I'm so sorry. It was a physical game and I let my emotions get the best of me It was nothing personal. I was just really frustrated with the game. I wasn't thinking. I was just running on adrenaline, and the game was tied at the time. —East senior Petiola Manu
WOODS CROSS — Susie Clark watched in horror as her daughter fell to the ground during a high school soccer game two weeks ago, and then was kneed in the face by an opposing player.
"We were so frustrated with the whole situation," said Clark, whose daughter is a senior center back for the Woods Cross soccer team. "We didn't even know there was video of it."
The video, which is circulating on YouTube, shows 17-year-old Makenzie Clark falling to the ground as East senior Petiola Manu backs away. Then Manu comes back toward Clark and hits Clark in the face with her knee as she passes.
Makenzie Clark was not seriously hurt, her mother said, but she felt frustrated that the move went unpunished in the game. The video was sent to the Woods Cross principal and the Utah High School Activities Association late last week.
East High principal Paul Sagers received the video on Sunday. He was immediately taken aback and said the hit was as "blatant" a foul as any he'd seen in a sporting event.
Sagers decided Monday morning to meet with Manu and East soccer coach Rudy Schenk to watch the video and discuss her actions — and what might do to make amends for her actions.
Manu was emotional as she watched the video, and then expressed her sorrow and regret for losing control in what was an intense, physical game that East won 2-1 in overtime.
"I'm so sorry," said Manu, a soft-spoken senior who plans to graduate in December. "It was a physical game and I let my emotions get the best of me It was nothing personal. I was just really frustrated with the game. I wasn't thinking. I was just running on adrenaline, and the game was tied at the time."
Sagers hopes they will be able to work with Woods Cross to turn an ugly incident into a positive experience.
"I talked to the coach (Schenk), and he was unaware that this had happened," Sagers said. "Ironically, right after that play, the coach saw that she was escalating emotionally and took her out of the game."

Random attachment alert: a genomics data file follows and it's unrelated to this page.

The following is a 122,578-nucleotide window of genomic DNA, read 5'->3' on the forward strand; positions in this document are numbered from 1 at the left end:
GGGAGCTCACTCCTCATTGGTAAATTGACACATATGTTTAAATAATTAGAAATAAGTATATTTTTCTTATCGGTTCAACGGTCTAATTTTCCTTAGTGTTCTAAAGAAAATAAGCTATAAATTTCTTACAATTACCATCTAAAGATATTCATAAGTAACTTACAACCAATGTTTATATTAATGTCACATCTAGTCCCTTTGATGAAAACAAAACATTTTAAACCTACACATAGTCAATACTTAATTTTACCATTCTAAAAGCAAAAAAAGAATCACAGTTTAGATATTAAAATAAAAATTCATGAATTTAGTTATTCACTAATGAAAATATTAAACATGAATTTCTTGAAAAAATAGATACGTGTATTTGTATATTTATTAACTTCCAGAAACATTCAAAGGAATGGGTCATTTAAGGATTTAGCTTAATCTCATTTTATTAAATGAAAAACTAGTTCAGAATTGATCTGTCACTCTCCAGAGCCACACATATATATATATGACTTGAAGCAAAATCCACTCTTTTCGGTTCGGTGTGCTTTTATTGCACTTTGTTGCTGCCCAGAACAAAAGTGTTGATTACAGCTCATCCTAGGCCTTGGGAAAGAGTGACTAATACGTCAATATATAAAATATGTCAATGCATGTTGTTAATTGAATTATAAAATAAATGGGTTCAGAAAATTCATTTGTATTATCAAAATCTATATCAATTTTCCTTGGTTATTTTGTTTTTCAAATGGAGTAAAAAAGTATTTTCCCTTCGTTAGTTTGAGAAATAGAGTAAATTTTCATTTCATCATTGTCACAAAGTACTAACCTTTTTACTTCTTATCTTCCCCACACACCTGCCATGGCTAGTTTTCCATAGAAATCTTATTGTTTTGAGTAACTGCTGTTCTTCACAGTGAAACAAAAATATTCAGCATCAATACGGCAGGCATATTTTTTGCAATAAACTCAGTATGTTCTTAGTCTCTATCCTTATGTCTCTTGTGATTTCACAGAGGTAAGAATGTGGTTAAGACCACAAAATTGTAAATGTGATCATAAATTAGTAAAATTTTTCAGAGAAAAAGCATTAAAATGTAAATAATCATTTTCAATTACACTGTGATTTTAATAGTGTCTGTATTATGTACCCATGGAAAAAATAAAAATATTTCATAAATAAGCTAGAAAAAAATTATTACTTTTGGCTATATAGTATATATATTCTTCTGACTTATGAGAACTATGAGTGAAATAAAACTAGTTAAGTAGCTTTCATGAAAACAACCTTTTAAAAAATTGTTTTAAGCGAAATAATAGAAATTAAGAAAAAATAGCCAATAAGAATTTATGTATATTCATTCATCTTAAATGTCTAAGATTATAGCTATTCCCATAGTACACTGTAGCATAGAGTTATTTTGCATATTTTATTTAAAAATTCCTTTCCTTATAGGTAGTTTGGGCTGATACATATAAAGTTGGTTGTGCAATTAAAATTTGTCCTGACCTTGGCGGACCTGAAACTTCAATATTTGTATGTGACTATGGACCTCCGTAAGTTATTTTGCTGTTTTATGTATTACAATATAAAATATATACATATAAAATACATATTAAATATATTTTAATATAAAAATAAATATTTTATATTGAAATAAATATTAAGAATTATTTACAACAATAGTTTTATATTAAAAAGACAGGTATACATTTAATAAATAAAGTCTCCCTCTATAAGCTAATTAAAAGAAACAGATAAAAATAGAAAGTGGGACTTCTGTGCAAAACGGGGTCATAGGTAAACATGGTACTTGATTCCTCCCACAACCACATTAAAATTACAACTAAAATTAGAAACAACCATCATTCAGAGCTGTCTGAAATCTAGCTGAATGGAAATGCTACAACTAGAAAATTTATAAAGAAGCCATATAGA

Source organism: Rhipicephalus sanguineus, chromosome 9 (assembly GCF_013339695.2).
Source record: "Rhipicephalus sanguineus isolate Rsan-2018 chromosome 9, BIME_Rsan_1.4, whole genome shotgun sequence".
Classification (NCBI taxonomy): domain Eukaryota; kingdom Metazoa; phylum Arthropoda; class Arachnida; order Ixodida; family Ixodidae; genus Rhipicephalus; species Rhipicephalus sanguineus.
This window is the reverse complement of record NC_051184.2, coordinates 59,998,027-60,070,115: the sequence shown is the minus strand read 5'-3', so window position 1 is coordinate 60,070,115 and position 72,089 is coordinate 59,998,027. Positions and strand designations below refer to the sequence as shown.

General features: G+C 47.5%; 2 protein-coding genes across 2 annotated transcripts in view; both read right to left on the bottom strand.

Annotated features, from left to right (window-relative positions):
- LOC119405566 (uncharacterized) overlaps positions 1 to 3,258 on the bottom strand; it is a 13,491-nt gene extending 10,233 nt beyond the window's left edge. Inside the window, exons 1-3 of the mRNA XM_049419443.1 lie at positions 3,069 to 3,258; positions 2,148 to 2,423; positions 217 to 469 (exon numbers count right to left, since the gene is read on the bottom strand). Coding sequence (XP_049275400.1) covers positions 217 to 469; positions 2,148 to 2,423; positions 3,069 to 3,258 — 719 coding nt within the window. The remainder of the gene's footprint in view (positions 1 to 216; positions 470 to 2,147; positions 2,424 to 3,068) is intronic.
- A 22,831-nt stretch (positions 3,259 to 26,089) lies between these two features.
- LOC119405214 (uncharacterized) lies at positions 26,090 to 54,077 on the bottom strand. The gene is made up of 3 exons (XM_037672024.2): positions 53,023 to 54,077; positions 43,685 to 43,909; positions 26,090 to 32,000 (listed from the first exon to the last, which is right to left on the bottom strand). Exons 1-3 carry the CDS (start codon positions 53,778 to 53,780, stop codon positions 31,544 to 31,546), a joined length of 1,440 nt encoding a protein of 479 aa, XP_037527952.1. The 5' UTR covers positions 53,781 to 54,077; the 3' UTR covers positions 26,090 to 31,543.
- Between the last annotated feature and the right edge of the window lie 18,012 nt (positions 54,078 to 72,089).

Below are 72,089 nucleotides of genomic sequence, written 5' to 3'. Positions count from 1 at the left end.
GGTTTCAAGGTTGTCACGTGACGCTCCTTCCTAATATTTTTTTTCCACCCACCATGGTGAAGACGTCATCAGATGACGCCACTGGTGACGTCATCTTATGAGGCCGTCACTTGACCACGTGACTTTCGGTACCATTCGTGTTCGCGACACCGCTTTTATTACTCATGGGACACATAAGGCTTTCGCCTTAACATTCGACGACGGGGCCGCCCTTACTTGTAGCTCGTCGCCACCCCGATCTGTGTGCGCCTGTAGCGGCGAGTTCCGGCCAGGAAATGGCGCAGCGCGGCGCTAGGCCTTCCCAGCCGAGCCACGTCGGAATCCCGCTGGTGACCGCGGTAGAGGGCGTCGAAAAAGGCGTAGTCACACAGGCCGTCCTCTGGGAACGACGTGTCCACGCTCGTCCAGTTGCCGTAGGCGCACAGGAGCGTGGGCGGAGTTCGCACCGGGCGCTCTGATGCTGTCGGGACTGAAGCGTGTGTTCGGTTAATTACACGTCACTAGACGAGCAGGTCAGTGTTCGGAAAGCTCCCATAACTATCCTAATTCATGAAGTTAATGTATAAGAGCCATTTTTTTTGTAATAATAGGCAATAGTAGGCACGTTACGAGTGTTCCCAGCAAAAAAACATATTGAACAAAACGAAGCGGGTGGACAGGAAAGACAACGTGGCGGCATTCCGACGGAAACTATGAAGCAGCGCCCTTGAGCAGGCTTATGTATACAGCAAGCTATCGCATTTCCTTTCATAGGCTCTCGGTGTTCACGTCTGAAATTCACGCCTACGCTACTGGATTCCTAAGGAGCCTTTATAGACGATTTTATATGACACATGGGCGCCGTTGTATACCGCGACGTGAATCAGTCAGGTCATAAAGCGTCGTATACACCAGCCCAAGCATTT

Manu admitted the fact that officials letting players get away with "a lot" of contact was frustrating.
"I've never had a player mark me that hard," she said of being guarded by Clark.
But Manu, her coach and her principal acknowledge that's no excuse for what happened.
"My moral compass says it doesn't matter what happened before that," Sagers said. "She could have really seriously injured her."
Clark said her daughter is reluctant to be in the spotlight over the incident, but she hopes the video might help players and coaches at all high schools be more aware of sportsmanship issues.
"I’m not naïve," Clark said. "I know soccer is a rough sport. When it goes to that level, it's appalling. If it can be used as a learning tool, to train players and other coaches, that they will not accept this kind of behavior, that's what I'd like to see come of it. I harbor no ill feelings toward this girl."
Those who know Manu want those who may see the video to understand it doesn't offer a complete picture of who she is.
"She's more than this five-second clip," said teacher Leigh VandenAkker. "What I love about sports in high school is that it teaches us about life. We have to learn how to keep our emotions in check. It's difficult. I think, unfortunately, many times, they're on stage, and we have to help them and use it as a teaching moment."
The incident occurred during a region game, so any disciplinary action would come from the Region 6 Board of Managers, although the UHSAA plans to investigate and work with the schools to ensure it's handled appropriately.